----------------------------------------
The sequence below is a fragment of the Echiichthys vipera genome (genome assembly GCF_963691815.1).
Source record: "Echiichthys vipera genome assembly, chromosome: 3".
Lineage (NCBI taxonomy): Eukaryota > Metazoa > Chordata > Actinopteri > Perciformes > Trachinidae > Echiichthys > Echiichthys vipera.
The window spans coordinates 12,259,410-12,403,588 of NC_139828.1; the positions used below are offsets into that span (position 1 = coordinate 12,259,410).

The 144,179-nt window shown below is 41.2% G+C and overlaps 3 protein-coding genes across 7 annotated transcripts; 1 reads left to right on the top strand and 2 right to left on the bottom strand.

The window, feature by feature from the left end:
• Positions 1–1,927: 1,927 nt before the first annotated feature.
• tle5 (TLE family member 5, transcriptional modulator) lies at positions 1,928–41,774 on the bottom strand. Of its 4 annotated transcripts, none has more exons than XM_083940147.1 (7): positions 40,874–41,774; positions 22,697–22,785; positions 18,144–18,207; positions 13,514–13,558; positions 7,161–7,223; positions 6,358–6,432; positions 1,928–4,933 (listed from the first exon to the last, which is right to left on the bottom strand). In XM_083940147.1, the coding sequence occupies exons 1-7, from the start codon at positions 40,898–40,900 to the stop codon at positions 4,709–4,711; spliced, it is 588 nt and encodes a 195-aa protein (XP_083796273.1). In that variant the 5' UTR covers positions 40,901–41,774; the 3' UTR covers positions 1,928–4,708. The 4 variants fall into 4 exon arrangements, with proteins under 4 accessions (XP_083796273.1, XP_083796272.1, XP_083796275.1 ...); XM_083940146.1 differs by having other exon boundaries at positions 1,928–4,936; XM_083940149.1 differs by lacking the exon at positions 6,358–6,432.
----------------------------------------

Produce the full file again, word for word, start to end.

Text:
The sequence below is a fragment of the Echiichthys vipera genome (genome assembly GCF_963691815.1).
Source record: "Echiichthys vipera genome assembly, chromosome: 3".
Lineage (NCBI taxonomy): Eukaryota > Metazoa > Chordata > Actinopteri > Perciformes > Trachinidae > Echiichthys > Echiichthys vipera.
The window spans coordinates 12,259,410-12,403,588 of NC_139828.1; the positions used below are offsets into that span (position 1 = coordinate 12,259,410).

The 144,179-nt window shown below is 41.2% G+C and overlaps 3 protein-coding genes across 7 annotated transcripts; 1 reads left to right on the top strand and 2 right to left on the bottom strand.

The window, feature by feature from the left end:
• Positions 1–1,927: 1,927 nt before the first annotated feature.
• tle5 (TLE family member 5, transcriptional modulator) lies at positions 1,928–41,774 on the bottom strand. Of its 4 annotated transcripts, none has more exons than XM_083940147.1 (7): positions 40,874–41,774; positions 22,697–22,785; positions 18,144–18,207; positions 13,514–13,558; positions 7,161–7,223; positions 6,358–6,432; positions 1,928–4,933 (listed from the first exon to the last, which is right to left on the bottom strand). In XM_083940147.1, the coding sequence occupies exons 1-7, from the start codon at positions 40,898–40,900 to the stop codon at positions 4,709–4,711; spliced, it is 588 nt and encodes a 195-aa protein (XP_083796273.1). In that variant the 5' UTR covers positions 40,901–41,774; the 3' UTR covers positions 1,928–4,708. The 4 variants fall into 4 exon arrangements, with proteins under 4 accessions (XP_083796273.1, XP_083796272.1, XP_083796275.1 ...); XM_083940146.1 differs by having other exon boundaries at positions 1,928–4,936; XM_083940149.1 differs by lacking the exon at positions 6,358–6,432.